Turbulent Waters/Comments at Boise River Park



The Boise River Park overflows with kayakers and surfers, all waiting for their opportunity to get on the wave. - JESSICA MURRI
  • Jessica Murri
  • The Boise River Park overflows with kayakers and surfers, all waiting for their opportunity to get on the wave.

There's no stated schedule, but most of the Boise River Park users understand that on Mondays and Wednesdays, the wave feature is best for surfers, while Tuesdays and Thursdays are suited for kayakers. On the other days, Boise Parks and Recreation's wave technicians try to produce a hybrid wave by adjusting the panels in the river.

But right now, it's not going so well.

"I thought Tuesday was supposed to be hole day," posted paddler Allison Dwyer on the Boise River Park's Facebook page June 10. "Can you please explain why you have an absolutely pathetic hole but are able to make a nice wave for your surfer buddies... on hole night?"

A hole is a popular water feature among kayakers that lets them surf their short playboats in the river, but a  wave works better for surfers. Seeing her complaint, many other kayakers in the area chimed in on the comment thread.

"I'm just going to say it.. This is absolute bullcrap!!" wrote paddler Micah Kneidl. "I'm calling you out wave masters ... I'm beginning to wonder if you are abusing your power for the sake of being 'powerful.' Either way the city should hear the overwhelming number of complaints and consider hiring somebody that is willing to do the job right... This is totally ridiculous. What are you guys going to do about it?"

Others made calls that the recently hired wave technician, who's got more experience in surfing than kayaking, is shaping the wave for his "friend's interests," even on days meant for kayak features.

But Paul Schoenfelder, recreation manager for Boise Parks and Recreation, said that's not the case.

"What we're experiencing this year is a lot of fluctuations in the water flows and it's been hard to get into the rhythm," he said. "We're also training some new staffers."

More than that, Schoenfelder said the wave is adjustable, "but not infinitely so. It's hard to make all user groups happy all the time."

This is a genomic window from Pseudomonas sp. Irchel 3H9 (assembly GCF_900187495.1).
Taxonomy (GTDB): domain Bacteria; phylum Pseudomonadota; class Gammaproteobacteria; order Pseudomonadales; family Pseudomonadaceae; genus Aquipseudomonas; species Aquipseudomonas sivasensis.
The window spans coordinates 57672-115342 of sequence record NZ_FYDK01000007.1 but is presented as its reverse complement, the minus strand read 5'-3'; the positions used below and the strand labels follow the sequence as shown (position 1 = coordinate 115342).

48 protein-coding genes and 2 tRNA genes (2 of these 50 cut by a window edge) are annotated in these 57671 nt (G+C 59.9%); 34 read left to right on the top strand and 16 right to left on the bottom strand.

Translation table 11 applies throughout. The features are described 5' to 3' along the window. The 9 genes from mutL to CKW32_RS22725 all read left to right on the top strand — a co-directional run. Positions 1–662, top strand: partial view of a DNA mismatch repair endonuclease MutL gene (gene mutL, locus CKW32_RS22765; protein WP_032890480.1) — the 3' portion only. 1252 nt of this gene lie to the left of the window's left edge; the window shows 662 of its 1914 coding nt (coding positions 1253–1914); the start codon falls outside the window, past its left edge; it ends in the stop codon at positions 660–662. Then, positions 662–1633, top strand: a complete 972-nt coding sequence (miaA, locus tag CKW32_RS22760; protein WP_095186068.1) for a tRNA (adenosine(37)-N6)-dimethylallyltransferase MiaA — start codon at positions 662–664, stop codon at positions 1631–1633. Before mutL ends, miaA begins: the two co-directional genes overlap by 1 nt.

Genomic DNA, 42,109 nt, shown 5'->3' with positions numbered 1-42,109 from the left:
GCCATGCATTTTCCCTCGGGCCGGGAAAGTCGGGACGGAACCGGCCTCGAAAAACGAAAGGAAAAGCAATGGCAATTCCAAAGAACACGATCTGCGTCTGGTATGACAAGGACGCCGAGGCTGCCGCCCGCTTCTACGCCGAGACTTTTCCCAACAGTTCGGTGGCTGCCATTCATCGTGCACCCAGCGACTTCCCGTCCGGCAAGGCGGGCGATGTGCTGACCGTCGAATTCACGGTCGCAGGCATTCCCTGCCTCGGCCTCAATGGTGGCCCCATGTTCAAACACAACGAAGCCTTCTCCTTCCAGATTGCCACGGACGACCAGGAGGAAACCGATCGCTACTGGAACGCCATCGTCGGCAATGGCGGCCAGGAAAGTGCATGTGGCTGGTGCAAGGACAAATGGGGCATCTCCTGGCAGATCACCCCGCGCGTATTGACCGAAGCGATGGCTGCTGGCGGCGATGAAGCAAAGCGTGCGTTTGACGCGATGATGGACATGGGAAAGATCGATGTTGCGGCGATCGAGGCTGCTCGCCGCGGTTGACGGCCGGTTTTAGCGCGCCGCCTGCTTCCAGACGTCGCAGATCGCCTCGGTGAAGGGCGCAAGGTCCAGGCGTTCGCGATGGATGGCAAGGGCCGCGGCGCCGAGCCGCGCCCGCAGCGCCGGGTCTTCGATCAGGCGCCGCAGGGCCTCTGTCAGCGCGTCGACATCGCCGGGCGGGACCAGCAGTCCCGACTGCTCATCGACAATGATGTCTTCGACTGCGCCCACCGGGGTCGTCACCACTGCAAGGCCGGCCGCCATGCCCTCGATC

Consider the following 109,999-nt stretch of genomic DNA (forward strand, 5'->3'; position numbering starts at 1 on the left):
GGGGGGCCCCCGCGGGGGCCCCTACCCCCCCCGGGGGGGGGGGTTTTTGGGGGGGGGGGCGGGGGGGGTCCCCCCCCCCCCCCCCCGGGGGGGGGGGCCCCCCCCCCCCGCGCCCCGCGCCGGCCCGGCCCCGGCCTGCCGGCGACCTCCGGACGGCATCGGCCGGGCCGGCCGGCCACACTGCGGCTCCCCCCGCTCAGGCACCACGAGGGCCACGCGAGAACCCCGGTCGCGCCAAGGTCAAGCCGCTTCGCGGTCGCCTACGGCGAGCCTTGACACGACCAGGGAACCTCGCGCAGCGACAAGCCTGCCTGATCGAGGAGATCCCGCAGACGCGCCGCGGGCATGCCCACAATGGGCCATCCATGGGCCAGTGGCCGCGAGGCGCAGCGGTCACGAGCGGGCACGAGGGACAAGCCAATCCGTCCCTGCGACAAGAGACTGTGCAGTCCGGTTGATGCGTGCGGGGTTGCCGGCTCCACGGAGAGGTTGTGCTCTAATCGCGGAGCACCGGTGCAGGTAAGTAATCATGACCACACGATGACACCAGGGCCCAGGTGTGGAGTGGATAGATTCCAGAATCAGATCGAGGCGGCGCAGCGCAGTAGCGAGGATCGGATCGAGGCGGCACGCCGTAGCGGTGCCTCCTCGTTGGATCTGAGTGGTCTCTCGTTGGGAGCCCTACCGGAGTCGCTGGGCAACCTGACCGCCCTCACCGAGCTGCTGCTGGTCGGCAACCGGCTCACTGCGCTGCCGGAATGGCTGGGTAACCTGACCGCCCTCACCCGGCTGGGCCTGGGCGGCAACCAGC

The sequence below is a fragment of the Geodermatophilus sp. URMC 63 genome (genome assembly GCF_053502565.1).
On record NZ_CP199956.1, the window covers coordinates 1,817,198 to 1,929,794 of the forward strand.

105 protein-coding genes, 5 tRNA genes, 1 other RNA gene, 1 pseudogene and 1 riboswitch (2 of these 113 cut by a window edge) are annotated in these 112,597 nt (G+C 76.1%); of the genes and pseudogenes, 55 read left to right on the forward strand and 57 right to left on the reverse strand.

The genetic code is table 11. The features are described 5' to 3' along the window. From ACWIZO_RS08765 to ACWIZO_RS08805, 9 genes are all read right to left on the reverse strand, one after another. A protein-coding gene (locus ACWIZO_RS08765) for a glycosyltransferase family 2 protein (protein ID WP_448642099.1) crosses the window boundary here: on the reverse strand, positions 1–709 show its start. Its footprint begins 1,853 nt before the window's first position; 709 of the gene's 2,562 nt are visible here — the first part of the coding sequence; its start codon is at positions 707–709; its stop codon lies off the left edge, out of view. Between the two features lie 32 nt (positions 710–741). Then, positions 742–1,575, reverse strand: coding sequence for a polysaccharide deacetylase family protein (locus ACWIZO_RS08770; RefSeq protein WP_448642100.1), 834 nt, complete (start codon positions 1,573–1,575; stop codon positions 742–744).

Especially when the river is flowing at 1,450 cubic feet per second, almost twice as high as usual. It's jumped 700 cfs in the last week alone. Schoenfelder said the city has two wave technicians, one with more experience surfing, and one with more experience in a kayak. He said their hours are posted at the wave, to encourage dialogue between the users and the city, and to make the optimal adjustments using the flow they've got. 

"You don't see people who are enjoying themselves being as vocal," Schoenfelder said. "Last year, we were hearing a lot [of complaints] from the surfing community."

On her Facebook post, Dwyer made another jab at the Boise River Park, though.

"I don't understand how to expect to get funding if you continue to disregard kayakers," she wrote. "You will need the kayak community's support to ever get the funds to complete the next phases and with how things have been going ... you are quickly going to lose our support and respect. Please hold yourself accountable and follow the schedule. Tuesday is hole day." 

The city of Boise has paid for the planning of the next two phases of the Boise River Park, which will include a few more wave features—$250,000. The rest of the project will be paid for through private donations and it's expected to cost $7.3 million. 

Dwyer added that, "if this adjustable wave shaper can't handle a relatively small fluctuation in flows, then let's scrap the next phases because we are wasting our money on this technology."

Schoenfelder said the next waves will be built with a completely different model, though. The features will be fixed, instead of adjustable. He said his wave technicians are working with kayakers now to adjust the wave in a way that benefits the paddlers.

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